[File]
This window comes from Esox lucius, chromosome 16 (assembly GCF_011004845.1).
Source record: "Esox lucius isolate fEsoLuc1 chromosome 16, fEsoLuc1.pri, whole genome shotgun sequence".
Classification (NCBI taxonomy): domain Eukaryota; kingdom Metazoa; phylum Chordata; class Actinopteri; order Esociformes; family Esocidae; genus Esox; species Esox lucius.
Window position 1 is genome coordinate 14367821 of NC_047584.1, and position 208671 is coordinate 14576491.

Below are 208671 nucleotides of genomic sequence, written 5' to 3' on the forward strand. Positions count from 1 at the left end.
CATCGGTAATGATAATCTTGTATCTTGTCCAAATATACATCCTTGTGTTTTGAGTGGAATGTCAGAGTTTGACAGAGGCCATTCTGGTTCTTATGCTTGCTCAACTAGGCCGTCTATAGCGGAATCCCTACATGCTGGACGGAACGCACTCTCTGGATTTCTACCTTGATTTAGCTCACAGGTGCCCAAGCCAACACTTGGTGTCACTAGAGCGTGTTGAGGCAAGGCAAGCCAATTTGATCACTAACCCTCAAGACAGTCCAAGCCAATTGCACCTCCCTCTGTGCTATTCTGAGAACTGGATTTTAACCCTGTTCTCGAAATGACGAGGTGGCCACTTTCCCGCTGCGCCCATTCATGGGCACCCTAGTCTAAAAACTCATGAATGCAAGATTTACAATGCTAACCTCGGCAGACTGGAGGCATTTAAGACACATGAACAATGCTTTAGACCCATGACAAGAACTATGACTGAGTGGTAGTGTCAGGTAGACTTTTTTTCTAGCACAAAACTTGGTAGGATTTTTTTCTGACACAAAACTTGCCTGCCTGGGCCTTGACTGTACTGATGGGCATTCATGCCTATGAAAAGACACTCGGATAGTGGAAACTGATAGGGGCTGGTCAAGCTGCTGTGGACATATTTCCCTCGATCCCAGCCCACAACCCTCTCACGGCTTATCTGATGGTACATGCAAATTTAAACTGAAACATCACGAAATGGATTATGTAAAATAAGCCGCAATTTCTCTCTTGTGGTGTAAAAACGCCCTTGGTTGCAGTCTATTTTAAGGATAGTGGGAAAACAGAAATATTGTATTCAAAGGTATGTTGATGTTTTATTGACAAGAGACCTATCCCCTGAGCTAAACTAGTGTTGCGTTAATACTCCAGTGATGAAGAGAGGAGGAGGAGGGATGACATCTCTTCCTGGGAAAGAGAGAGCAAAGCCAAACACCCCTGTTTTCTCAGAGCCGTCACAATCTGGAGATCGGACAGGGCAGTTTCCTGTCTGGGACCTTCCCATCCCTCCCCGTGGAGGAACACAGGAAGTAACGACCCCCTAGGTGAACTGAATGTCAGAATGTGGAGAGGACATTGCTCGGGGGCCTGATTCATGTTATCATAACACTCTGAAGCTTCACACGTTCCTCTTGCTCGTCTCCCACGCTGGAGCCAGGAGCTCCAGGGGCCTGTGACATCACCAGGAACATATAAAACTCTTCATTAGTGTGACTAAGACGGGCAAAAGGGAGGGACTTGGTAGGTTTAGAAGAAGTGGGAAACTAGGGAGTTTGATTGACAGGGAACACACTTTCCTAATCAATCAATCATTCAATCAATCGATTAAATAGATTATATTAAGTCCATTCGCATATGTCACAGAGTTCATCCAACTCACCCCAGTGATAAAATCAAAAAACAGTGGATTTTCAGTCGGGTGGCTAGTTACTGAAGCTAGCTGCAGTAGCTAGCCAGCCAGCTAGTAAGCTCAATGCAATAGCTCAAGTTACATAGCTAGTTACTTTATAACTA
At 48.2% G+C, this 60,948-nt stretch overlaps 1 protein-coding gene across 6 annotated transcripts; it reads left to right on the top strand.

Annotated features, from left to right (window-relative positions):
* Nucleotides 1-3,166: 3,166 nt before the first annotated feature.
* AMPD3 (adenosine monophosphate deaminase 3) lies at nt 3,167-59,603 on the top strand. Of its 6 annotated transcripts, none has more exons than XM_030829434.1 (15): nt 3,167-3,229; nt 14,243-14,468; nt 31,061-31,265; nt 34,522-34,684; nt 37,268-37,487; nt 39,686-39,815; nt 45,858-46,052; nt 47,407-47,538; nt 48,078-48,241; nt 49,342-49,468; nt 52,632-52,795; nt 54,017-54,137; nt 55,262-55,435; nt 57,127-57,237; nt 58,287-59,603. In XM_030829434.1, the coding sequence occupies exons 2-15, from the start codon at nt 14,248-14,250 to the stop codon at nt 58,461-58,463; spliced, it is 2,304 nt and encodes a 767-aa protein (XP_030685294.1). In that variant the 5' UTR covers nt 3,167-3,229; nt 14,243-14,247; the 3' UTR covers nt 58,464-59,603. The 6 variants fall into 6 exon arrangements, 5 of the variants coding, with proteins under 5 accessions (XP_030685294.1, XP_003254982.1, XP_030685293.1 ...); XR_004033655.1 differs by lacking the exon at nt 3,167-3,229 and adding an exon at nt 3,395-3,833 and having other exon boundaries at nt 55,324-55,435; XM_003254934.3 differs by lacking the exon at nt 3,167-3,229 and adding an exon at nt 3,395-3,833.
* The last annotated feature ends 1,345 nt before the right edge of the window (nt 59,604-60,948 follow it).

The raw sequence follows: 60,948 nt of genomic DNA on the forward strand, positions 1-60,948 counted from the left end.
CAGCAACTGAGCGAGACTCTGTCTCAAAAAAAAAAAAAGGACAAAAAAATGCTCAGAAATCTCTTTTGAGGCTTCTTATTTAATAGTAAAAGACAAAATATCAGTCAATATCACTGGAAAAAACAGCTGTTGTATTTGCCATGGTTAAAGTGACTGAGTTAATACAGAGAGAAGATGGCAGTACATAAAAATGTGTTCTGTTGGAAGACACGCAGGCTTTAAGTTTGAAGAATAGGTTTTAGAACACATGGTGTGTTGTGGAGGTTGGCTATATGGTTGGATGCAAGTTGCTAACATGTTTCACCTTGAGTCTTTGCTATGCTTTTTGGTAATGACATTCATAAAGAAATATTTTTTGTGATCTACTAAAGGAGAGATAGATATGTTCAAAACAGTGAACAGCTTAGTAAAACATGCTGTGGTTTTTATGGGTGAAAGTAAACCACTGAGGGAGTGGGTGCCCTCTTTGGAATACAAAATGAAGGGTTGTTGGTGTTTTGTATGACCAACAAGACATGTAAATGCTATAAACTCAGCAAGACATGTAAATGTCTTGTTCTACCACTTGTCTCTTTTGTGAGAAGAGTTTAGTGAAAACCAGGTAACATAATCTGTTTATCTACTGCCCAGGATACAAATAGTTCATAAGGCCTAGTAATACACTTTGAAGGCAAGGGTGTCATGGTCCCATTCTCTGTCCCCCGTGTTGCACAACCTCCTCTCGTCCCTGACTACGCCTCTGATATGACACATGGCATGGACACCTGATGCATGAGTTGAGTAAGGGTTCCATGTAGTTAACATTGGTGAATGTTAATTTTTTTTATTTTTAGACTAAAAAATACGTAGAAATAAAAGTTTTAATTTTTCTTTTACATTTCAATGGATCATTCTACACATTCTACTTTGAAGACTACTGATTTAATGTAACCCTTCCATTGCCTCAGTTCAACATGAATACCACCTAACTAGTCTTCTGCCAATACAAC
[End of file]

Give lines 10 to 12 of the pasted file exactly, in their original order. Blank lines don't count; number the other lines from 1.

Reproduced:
* AMPD3 (adenosine monophosphate deaminase 3) lies at nt 3,167-59,603 on the top strand. Of its 6 annotated transcripts, none has more exons than XM_030829434.1 (15): nt 3,167-3,229; nt 14,243-14,468; nt 31,061-31,265; nt 34,522-34,684; nt 37,268-37,487; nt 39,686-39,815; nt 45,858-46,052; nt 47,407-47,538; nt 48,078-48,241; nt 49,342-49,468; nt 52,632-52,795; nt 54,017-54,137; nt 55,262-55,435; nt 57,127-57,237; nt 58,287-59,603. In XM_030829434.1, the coding sequence occupies exons 2-15, from the start codon at nt 14,248-14,250 to the stop codon at nt 58,461-58,463; spliced, it is 2,304 nt and encodes a 767-aa protein (XP_030685294.1). In that variant the 5' UTR covers nt 3,167-3,229; nt 14,243-14,247; the 3' UTR covers nt 58,464-59,603. The 6 variants fall into 6 exon arrangements, 5 of the variants coding, with proteins under 5 accessions (XP_030685294.1, XP_003254982.1, XP_030685293.1 ...); XR_004033655.1 differs by lacking the exon at nt 3,167-3,229 and adding an exon at nt 3,395-3,833 and having other exon boundaries at nt 55,324-55,435; XM_003254934.3 differs by lacking the exon at nt 3,167-3,229 and adding an exon at nt 3,395-3,833.
* The last annotated feature ends 1,345 nt before the right edge of the window (nt 59,604-60,948 follow it).

The raw sequence follows: 60,948 nt of genomic DNA on the forward strand, positions 1-60,948 counted from the left end.